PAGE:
Lenovo unveiled a slew of PCs for the consumer market on Tuesday. These include its Skylight smartbook, a refreshed S10 netbook lineup, and a refreshed all-in-one desktop line.
Multimedia, multitouch and access speed featured prominently in the lineup.
Lenovo’s beefing up of its consumer product line, especially with the Skylight, may help its efforts to be perceived as more than just a PC vendor for the enterprise market, Rob Enderle, principal analyst at the Enderle Group, told TechNewsWorld.
Skylight to Open Up New Markets?
Possibly the most interesting of Lenovo’s announcements Tuesday was the unveiling of its Skylight smartbook line. Members of this family measure 9.96 by 7.9 by 0.68 to 0.74 inches. They weigh less than two pounds.
Entering the smartbook market is a cagey move, as this category could be hot for 2010. “This area is where a lot of exploration will be done this year,” Enderle said. “Smartbooks, smart tablets like the iSlate and smartphones will compete with netbooks as to which of them will be the next big thing.”
For Lenovo, the Skylight fills a key need. “This is an important product for Lenovo because it allows the company to argue that it’s ahead of the curve here and can continue to be ahead with future offerings,” Enderle said.
The Skylight has a 1GHz Qualcomm ARM II Snapdragon processor; a 10.1-inch high-resolution display offering 1,280 x 720 resolution; and a mono internal microphone. It has a battery life of up to 10 hours.
The Skylight has integrated 3G and WiFi and a 1.3 MP camera. The Skylight also has an 8 GB mini SD card slot; 8 GB of flash memory; 512 MB of LP22r2-PAM; and a 4 GB USB stick. Lenovo offers 2 GB of online storage to Skylight owners.
Lenovo’s Skylight has a customizable user interface (UI) built on a Linux shell. “The gadgets consist of live Web gadgets like Facebook, Gmail and Twitter,” said Ninis Samuel, director of global marketing for Lenovo’s Idea product group. These gadgets are always connected to the Web and update automatically. The gadgets also let users buy and download videos and movies from the Web.
Skylights come in red and blue. It will be first available in the United States in Spring. It will then be offered in China and Europe.
Pricing will start at US$499 when purchased standalone. The Skylight will also be offered bundled with a 3G data plan at a subsidized price. “Today in the U.S., the carrier will be AT&T,” Samuel said. However, he declined to rule out other carriers.
Butting Heads With Smartphones
Here’s the problem with the territory Skylight inhabits: These types of products are much like smartphones on steroids but without the telephonic capability. Manufacturers of the latest, top-end smartphones already offer always-on connectivity to the Web and customized UIs that let users go directly to social networking sites. These UIs also have widgets that update automatically.
One such device is the Nokia N900 smartphone, which has real-time Web widgets. Like the Skylight, it runs on Linux. Meanwhile, HTC’s “Sense” UI lets users customize their smartphones by adding widgets.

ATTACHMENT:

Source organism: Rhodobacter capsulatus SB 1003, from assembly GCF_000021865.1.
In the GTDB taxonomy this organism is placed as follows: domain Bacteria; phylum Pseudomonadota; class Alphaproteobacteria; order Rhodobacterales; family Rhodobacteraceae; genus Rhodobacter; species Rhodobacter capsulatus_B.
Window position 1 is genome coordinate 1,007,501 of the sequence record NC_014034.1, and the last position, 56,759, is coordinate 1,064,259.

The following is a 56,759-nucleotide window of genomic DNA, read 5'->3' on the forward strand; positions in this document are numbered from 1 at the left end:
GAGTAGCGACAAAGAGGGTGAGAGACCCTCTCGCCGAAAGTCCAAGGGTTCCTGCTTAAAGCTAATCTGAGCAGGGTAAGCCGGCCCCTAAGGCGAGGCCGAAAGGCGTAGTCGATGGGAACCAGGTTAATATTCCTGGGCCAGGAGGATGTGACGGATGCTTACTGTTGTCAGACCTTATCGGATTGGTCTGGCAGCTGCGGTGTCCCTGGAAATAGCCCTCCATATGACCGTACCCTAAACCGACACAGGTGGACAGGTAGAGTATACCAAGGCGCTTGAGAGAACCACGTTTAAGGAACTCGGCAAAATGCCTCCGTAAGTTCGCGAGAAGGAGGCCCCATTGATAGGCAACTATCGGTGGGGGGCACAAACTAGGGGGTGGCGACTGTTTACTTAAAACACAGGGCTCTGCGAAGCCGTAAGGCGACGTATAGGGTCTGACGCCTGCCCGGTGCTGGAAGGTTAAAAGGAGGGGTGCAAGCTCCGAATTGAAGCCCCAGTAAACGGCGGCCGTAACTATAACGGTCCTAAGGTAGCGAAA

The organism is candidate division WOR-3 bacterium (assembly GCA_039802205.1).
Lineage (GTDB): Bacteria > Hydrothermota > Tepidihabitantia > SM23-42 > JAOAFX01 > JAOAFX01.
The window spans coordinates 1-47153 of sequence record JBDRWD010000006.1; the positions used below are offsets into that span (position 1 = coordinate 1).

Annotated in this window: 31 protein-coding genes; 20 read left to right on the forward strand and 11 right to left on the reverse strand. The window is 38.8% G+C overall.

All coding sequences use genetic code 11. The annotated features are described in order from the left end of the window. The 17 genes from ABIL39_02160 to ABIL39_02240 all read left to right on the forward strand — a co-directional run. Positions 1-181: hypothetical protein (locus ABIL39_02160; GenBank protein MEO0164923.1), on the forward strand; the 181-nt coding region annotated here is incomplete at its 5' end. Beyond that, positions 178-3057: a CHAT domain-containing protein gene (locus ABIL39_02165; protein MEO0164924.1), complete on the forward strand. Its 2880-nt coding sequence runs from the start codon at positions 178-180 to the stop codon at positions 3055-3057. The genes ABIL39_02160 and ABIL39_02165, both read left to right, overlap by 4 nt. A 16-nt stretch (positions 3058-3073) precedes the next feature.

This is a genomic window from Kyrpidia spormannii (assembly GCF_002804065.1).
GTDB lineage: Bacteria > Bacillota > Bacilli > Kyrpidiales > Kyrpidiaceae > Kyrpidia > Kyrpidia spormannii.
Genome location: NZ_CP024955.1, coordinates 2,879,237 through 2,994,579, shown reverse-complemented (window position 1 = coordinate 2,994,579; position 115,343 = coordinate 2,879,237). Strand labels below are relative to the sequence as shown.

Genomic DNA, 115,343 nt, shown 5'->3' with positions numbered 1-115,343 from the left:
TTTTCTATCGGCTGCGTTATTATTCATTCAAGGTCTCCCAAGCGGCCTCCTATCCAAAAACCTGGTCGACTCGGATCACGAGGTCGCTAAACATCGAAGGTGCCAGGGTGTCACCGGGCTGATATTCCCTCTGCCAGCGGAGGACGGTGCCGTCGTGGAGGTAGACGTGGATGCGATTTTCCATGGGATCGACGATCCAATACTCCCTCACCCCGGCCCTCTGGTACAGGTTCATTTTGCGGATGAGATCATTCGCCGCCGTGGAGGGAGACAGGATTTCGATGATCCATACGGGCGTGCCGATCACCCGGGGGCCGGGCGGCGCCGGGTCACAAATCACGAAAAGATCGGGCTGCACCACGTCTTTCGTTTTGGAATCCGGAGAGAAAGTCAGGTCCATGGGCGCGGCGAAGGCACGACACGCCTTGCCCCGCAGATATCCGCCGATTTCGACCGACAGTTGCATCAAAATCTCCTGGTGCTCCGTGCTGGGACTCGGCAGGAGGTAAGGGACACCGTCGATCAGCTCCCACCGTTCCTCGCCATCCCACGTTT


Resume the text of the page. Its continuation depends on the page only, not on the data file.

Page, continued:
“Smartbooks are an attempt to cross a notebook with a smartphone, and sometimes these blended devices catch on, but sometimes they don’t,” Allen Nogee, an analyst with In-Stat, told TechNewsWorld.
Given that smartphones can offer many of the features smartbooks can and have phone capabilities as well, why would anyone buy a smartbook? Finding an answer could possibly dog vendors in the future.
Smartbooks might have features smartphones don’t at present, including larger screens and keyboards, but that’s going to change, In-Stat’s Nogee pointed out. “Pico-projectors are starting to appear in smartphones like the LG Expo, and that solves the problem of display size,” he said. “Combine that with a Bluetooth keyboard and you may not need a smartbook.”
Right now, however, there’s still a place for smartbooks. “Until smartphones with built-in pico projectors and Bluetooth keyboards for smartphones are common, smartbooks fill the niche nicely for people who don’t mind spending an additional $60 a month for service,” Nogee said.
Other Lenovo Offerings
Lenovo also refreshed its venerable S10-2 netbook line with the S10-3 with a multitouch screen. In addition, it unveiled the S10-3t, which it claims is the first convertible netbook tablet with a capacitive multitouch screen. Both of these have the DirectShare feature, which lets users synchronize files with other laptops without connecting to the Internet. They also have Quick Start 2.0 with an “instant on” function so users can access applications and the Internet without having to boot up Windows first.
Lenovo also on Tuesday unveiled the IdeaCenter A300, an all-in-one PC it claims is the world’s thinnest.
This has a 21.5-inch high LCD panel that’s just over 0.7 inches deep. Other key features include certification for Windows 7 and the Lenovo Rescue System v3.0 for documents.
Lenovo may face stiff competition in the all-in-one category. “HP and Apple currently define this category, and both Acer and Dell have rolled out nice offerings over the past year,” Enderle said. However, “Lenovo is providing an alternative and using thinness as its differentiating factor. That has worked well for TVs and may work well here.”